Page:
Despite this persuasive evidence, controversy exists in the USA about the potential for implementing routine regional STEMI bypass/transfer protocols. A major concern for both non-PCI capable and low-volume PCI hospitals is the possible negative financial impact from losing patients to high-volume PCI centres.12 ,13 ,15 Recent policy statements have made dramatic statements about the detriment to these hospitals, for example: “…. their very survival may be threatened.”13 However, there is little empirical data available that directly quantifies this potential financial impact.
In this study, we analysed empirical data for all patients with STEMI admitted to acute-care general hospitals in Florida and statistically modelled the potential negative financial impact on non-PCI capable hospitals and low-volume PCI hospitals of losing all inpatient patient with STEMI revenue as result of the proposed regionalisation plans that would either bypass those hospitals or require rapid transfer protocols. Contrary to some of the prevailing opinion, we hypothesised that for most community hospitals (>90%), STEMI revenue represented only a small fraction of total revenue (<1%) and consequently loss of those patients would not threaten hospital viability. We further examined whether the proportion of revenue from patients with STEMI varied by rurality, hospital characteristics (PCI volume and STEMI volume), hospital revenue centre (eg, intensive care unit) or patient insurance type. Finally, a second set of analyses modelled the financial impact of loss of all acute coronary syndrome (ACS) patient revenue, given arguments that STEMI referrals would lead to a wider loss of chest pain patients to high-volume PCI centres.
Study population and data sources
Our study population consisted of adults aged 18 years and above who were discharged from Florida acute care general hospitals with a primary diagnosis of STEMI during 2006. Our primary data source was the Florida Agency for Health Care Administration (AHCA) Hospital Discharge Database. All hospitals in Florida (except VA/Federal hospitals) are required by state law to submit a mandatory dataset each year to AHCA. These data include all hospital discharge records, and therefore do not represent a sample, but rather surveillance with 100% coverage. AHCA makes available public-use data sets that have been de-identified for patients (but not for hospitals). Each discharge record contained patient-level data on source and day of admission, demographics, insurance status/payer, primary and secondary diagnoses (up to 30), primary and secondary procedures (up to 30), length of stay, discharge destination (including vital status at discharge) and financial charges for 22 specific revenue groups. Diagnoses and procedures were recorded using detailed codes from the International Classification of Diseases, Ninth Revision, Clinical Modification (ICD-9-CM). Hospitals were identified by a unique numeric identification number. Additional data on hospital and community characteristics were obtained from the American Hospital Association Guide24 and from the US Census of Population and Housing.25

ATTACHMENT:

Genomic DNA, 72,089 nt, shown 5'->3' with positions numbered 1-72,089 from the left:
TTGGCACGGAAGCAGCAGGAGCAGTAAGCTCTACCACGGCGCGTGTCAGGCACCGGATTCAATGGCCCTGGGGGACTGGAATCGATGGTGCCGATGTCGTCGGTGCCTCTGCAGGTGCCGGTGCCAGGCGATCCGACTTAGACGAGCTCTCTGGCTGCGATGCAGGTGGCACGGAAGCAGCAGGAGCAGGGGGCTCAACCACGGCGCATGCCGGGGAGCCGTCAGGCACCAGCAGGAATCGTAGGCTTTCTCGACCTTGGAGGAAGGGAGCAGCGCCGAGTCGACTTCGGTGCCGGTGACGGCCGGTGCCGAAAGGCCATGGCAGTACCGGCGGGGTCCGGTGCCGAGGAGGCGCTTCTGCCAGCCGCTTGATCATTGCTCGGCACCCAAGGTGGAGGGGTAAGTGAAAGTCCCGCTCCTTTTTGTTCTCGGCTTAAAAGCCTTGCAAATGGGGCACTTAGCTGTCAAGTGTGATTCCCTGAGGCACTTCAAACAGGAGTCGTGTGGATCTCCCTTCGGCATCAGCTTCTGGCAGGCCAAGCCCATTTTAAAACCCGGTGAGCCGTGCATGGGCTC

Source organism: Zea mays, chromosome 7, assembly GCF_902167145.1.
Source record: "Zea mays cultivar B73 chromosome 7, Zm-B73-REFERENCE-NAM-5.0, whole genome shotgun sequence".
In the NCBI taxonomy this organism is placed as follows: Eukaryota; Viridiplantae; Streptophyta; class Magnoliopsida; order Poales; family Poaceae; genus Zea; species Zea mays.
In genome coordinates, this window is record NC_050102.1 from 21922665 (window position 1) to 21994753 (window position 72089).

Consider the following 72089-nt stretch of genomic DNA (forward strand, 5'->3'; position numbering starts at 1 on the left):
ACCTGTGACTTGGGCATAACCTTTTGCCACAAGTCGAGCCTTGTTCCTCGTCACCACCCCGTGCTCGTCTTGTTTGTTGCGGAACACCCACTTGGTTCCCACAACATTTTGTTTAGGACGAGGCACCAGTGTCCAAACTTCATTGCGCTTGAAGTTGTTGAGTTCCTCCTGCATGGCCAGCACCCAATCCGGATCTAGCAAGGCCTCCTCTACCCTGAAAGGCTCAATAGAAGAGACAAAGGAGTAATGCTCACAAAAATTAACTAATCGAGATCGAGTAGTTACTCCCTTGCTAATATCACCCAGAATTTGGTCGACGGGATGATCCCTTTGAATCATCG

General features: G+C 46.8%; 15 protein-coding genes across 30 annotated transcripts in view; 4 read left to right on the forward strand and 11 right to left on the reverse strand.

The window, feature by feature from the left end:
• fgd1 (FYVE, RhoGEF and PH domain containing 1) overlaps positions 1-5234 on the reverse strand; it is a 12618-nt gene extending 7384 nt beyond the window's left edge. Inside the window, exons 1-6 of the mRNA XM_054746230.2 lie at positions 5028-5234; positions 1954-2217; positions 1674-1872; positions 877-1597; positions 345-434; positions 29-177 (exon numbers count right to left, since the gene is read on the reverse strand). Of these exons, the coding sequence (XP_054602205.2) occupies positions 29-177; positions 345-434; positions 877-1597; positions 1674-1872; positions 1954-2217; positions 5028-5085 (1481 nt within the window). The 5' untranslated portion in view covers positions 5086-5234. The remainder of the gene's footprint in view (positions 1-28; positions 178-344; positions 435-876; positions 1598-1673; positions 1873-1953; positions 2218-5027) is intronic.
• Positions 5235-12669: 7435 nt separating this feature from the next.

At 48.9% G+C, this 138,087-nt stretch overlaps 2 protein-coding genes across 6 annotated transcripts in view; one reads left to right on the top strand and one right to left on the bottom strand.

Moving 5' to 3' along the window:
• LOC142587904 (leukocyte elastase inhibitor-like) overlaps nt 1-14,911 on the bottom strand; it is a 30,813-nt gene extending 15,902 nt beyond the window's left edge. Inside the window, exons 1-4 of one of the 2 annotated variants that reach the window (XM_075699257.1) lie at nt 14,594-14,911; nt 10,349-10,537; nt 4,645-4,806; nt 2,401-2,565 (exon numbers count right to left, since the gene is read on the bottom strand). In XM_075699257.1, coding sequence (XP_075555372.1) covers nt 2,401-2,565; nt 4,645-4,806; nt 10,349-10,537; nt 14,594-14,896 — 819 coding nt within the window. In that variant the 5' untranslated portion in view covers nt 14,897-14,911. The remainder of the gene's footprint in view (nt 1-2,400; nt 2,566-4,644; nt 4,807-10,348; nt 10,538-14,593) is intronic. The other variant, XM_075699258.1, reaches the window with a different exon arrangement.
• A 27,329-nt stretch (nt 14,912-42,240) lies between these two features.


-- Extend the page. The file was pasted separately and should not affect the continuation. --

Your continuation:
In this paper, we use the term ‘STEMI referral hospitals’ to refer to hospitals that were non-PCI capable (no PCI procedures performed on inpatients) or were low-volume PCI centres (fewer than 200 PCI procedures performed annually). The American College of Cardiology/American Heart Association (ACC/AHA) practice guidelines for PCI designate ‘high-volume’ centres as those hospitals that perform 400+ PCIs on an annual basis.26 We calculated hospital PCI volumes by summing the total number of procedures at each hospital, regardless of principal diagnosis. Patients with STEMI were identified by the principal diagnosis field on the discharge record, based on ICD-9-CM codes (410.0–410.6 and 410.8). Patients with ACS were identified by principal diagnosis codes 410 (STEMI, NSTEMI, and unspecified acute myocardial infarction (AMI)) and 411 (unstable angina).
The main outcome in this study was projected revenue loss (PRL), defined as total annual patient with STEMI charges as a proportion of total annual charges for all patients. For each individual hospital, we multiplied the raw charge data by actual cost-to-charge ratios to obtain cost estimates, which were then used to provide the best estimates of PRL. This was a necessary step because in the USA, hospital charges are often inflated values. The ratio of actual costs to reported financial charges varies within hospitals (by department) and also between hospitals. Medicare Healthcare Cost Report Information System data were used to calculate cost-to-charge ratios at the department level. Hospital systems often report many hospitals under one Medicare Provider Number (MPN). In these instances, the cost ratios reported under one MPN were applied to each hospital within that system. For the analyses of specific hospital revenue centres, we chose cardiology, intensive care unit, radiology and pharmacy due to their relevance to patients with STEMI and ACS. Under a ‘worst case’ hypothetical scenario, we assumed that all STEMI inpatient revenue would be lost, and calculated the per cent reduction in total revenue that would result. We first calculated this measure for all STEMI referral hospitals across the state as a whole, and then for several statewide strata: community rurality index, hospital type, hospital revenue centre and payer. We then calculated the STEMI PRL for each individual hospital, and examined the distribution of PRL estimates in accordance with our primary hypothesis. 95% CIs were calculated for all PRLs. Hospital-level cost-to-charge ratios were used to adjust the PRL estimates for all strata except for revenue centres, for example, cardiology procedures, where for an accurate PRL calculation the department-level cost-to-charge ratios were used.27